In a July 13, 2013 memo unearthed by the group Consumer Watchdog, Google told the U.S. District Court for Northern District of California this about their email customers:
Indeed, "a person has no legitimate expectation of privacy in information he voluntarily turns over to third parties." Smith v. Maryland, 442 U.S. 735, 743-44 (1979). In particular, the Court noted that persons communicating through a service provided by an intermediary (in the Smith case, a telephone call routed through a telephone company) must necessarily expect that the communication will be subject to the intermediary's systems. For example, the Court explained that in using the telephone, a person "voluntarily convey[s] numerical information to the telephone company and 'expose[s]' that information to its equipment in the ordinary course of business."
That looks like bad news for Gmail users like me, and seems particularly sinister as we try to untangle how complicit various companies have been in the NSA surveillance dustup.
But unfortunately for all of us, this problem isn't confined to Google—the company was simply citing Supreme Court precedent in that memo. The Court's interpretation of the Fourth Amendment has swung so far away from the kind of privacy protections most Americas vaguely believe they enjoy that Google is correct, there is no "expectation of privacy."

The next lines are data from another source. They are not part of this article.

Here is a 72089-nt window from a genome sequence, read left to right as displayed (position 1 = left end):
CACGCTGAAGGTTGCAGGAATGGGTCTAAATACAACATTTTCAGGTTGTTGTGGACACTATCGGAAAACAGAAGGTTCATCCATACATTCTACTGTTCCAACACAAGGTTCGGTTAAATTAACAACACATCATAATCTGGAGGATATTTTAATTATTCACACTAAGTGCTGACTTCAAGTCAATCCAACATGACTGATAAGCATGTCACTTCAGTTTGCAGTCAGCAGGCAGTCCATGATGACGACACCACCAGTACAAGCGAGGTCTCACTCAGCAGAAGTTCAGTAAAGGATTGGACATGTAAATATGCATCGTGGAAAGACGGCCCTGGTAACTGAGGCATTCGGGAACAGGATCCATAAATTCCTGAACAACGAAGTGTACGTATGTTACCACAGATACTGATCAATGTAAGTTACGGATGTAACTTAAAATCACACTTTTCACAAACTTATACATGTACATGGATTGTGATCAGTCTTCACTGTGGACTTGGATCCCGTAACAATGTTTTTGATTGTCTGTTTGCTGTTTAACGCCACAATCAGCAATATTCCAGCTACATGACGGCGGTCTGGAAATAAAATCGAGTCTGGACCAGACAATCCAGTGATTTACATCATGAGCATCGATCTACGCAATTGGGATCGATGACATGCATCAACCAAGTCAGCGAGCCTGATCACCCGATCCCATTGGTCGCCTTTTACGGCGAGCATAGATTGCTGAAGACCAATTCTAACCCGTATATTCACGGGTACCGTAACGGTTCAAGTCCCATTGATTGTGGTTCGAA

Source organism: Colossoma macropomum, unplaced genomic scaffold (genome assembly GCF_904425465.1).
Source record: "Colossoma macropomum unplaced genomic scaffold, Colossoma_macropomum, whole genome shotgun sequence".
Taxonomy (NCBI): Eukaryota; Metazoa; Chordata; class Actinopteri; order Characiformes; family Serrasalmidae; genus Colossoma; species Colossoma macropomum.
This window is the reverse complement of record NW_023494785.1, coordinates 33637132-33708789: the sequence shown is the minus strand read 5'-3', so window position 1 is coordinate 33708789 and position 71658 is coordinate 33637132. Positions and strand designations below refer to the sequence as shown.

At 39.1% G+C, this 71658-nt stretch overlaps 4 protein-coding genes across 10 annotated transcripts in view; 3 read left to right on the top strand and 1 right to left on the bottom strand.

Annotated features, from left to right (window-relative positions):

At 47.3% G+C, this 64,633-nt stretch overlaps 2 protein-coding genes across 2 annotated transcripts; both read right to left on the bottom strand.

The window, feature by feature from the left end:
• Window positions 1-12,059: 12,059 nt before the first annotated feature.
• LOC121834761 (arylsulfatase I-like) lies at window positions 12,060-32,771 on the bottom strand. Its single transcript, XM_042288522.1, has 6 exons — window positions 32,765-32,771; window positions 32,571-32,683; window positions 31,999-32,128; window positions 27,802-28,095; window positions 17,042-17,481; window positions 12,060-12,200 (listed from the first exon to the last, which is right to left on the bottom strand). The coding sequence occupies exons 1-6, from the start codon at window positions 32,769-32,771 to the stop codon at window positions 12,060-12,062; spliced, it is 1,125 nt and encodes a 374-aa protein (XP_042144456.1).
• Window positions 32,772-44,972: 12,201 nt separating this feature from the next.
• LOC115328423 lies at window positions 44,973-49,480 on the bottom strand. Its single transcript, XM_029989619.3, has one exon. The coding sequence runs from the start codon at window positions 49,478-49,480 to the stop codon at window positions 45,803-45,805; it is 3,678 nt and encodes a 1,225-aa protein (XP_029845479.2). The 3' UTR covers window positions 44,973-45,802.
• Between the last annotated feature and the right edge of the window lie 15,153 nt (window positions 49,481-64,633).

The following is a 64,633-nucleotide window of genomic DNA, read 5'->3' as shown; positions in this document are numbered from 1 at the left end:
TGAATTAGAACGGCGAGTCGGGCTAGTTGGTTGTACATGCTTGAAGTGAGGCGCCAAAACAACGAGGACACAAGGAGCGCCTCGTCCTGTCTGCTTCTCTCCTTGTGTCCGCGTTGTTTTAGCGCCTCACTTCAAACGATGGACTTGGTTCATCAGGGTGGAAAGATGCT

For more on this point, watch Matt Welch interview Judge Alex Kozinski, queued up to an interesting take on privacy and the Fourth Amendment below:
"If you have something that you don't want anyone to know, maybe you shouldn't be doing it in the first place," Schmidt said. "But if you really need that kind of privacy, the reality is that search engines, including Google, do retain this information for some time. And … we're all subject, in the United States, to the Patriot Act, and it is possible that that information could be made available to the authorities."
Google says its scanning your emails to provide services you want and to sell you stuff. The government is using that same data to look for reasons to put you in jail.
Two email services that purported to provide more privacy, Lavabit and Silent Circle, recently shut down, citing federal investigations, which further suggests that the problem isn't Google alone, but the general legal climate.
Here's the whole motion: